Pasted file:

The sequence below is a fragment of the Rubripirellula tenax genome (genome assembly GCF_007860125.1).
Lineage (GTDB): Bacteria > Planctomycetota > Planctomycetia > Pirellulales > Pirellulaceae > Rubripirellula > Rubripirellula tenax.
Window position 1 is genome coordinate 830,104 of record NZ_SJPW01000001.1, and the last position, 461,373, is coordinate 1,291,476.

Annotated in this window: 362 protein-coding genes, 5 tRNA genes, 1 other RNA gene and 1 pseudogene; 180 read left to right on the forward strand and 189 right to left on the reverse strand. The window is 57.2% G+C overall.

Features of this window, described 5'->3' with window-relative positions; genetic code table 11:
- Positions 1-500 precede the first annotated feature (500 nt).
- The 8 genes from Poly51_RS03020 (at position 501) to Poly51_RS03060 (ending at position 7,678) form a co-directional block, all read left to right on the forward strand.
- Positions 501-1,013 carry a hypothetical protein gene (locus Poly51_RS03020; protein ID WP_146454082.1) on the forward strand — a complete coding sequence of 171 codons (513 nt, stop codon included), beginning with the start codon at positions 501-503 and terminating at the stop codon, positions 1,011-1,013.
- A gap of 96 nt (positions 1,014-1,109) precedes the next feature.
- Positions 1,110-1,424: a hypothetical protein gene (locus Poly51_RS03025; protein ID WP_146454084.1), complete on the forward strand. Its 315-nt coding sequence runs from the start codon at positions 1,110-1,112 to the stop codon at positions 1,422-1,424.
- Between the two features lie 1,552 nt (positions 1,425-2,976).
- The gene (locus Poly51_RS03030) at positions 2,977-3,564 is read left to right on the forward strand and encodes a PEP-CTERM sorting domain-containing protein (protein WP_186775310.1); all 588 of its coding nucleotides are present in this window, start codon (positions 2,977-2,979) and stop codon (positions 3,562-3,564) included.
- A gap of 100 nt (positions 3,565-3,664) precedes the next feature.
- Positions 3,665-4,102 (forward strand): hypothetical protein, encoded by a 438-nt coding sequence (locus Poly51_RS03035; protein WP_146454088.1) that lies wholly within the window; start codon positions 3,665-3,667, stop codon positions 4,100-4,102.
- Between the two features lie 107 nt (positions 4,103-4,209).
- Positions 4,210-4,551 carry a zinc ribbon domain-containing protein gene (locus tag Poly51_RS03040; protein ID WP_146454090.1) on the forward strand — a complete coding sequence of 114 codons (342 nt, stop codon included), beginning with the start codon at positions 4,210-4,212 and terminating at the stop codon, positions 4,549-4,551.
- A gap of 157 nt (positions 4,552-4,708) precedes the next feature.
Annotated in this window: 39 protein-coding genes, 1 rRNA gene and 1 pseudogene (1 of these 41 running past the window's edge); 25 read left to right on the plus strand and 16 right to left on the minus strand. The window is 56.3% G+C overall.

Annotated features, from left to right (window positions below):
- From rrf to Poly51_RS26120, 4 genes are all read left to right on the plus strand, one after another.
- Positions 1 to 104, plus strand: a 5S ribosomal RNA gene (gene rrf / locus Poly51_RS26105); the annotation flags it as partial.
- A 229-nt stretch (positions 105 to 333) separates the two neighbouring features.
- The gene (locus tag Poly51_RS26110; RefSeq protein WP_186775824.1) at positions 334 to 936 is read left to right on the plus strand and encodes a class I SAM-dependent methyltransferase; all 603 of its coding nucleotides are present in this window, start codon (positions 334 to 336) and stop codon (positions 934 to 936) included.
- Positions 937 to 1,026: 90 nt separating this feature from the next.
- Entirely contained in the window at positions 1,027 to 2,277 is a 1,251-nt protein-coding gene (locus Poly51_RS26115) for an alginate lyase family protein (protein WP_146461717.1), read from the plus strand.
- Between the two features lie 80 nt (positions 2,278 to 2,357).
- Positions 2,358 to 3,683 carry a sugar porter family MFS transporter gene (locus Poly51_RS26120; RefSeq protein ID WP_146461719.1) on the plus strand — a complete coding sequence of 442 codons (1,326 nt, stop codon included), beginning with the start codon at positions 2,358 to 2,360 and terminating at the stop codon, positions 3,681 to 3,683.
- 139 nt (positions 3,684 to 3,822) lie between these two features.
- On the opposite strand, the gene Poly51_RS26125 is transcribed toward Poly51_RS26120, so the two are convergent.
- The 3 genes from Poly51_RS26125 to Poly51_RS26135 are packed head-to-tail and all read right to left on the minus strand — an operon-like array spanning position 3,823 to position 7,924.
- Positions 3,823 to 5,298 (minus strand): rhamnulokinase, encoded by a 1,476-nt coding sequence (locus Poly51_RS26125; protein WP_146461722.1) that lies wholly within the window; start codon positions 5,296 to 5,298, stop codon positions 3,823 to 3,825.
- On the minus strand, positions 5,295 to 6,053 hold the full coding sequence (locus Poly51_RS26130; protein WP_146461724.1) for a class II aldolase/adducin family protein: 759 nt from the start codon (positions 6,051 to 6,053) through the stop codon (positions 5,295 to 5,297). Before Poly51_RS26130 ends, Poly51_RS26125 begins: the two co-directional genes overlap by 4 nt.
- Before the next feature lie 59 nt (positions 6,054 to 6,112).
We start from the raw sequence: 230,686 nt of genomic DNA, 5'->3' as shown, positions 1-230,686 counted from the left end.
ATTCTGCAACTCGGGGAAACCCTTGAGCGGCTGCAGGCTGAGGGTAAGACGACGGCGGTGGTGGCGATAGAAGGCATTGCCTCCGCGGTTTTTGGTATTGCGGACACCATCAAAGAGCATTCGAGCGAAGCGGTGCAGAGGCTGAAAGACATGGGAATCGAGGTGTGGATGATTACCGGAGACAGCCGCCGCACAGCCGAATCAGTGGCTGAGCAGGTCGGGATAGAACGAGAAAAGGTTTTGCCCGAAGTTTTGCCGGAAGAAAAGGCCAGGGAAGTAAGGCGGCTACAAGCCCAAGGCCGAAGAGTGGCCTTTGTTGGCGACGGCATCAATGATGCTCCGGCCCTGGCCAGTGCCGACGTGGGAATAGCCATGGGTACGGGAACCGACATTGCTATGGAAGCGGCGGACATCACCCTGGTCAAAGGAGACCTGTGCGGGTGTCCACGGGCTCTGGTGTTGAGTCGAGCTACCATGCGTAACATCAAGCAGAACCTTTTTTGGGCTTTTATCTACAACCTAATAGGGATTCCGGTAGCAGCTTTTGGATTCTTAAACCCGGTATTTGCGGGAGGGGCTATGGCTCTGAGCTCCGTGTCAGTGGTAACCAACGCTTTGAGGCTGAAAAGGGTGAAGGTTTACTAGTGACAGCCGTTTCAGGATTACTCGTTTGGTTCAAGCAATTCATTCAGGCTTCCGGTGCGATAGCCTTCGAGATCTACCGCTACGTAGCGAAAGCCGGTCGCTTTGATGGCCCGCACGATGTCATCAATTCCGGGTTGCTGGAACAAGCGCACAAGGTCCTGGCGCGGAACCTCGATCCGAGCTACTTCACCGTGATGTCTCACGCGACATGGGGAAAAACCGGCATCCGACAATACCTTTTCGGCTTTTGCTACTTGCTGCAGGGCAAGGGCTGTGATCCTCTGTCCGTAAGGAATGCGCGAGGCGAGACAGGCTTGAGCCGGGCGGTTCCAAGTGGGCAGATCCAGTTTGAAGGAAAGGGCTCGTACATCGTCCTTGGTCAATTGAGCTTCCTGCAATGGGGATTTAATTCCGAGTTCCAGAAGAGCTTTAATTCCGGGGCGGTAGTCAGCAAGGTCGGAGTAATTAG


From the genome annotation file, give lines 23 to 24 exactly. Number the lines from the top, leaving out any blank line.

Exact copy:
- The gene (locus tag Poly51_RS26110; RefSeq protein WP_186775824.1) at positions 334 to 936 is read left to right on the plus strand and encodes a class I SAM-dependent methyltransferase; all 603 of its coding nucleotides are present in this window, start codon (positions 334 to 336) and stop codon (positions 934 to 936) included.
- Positions 937 to 1,026: 90 nt separating this feature from the next.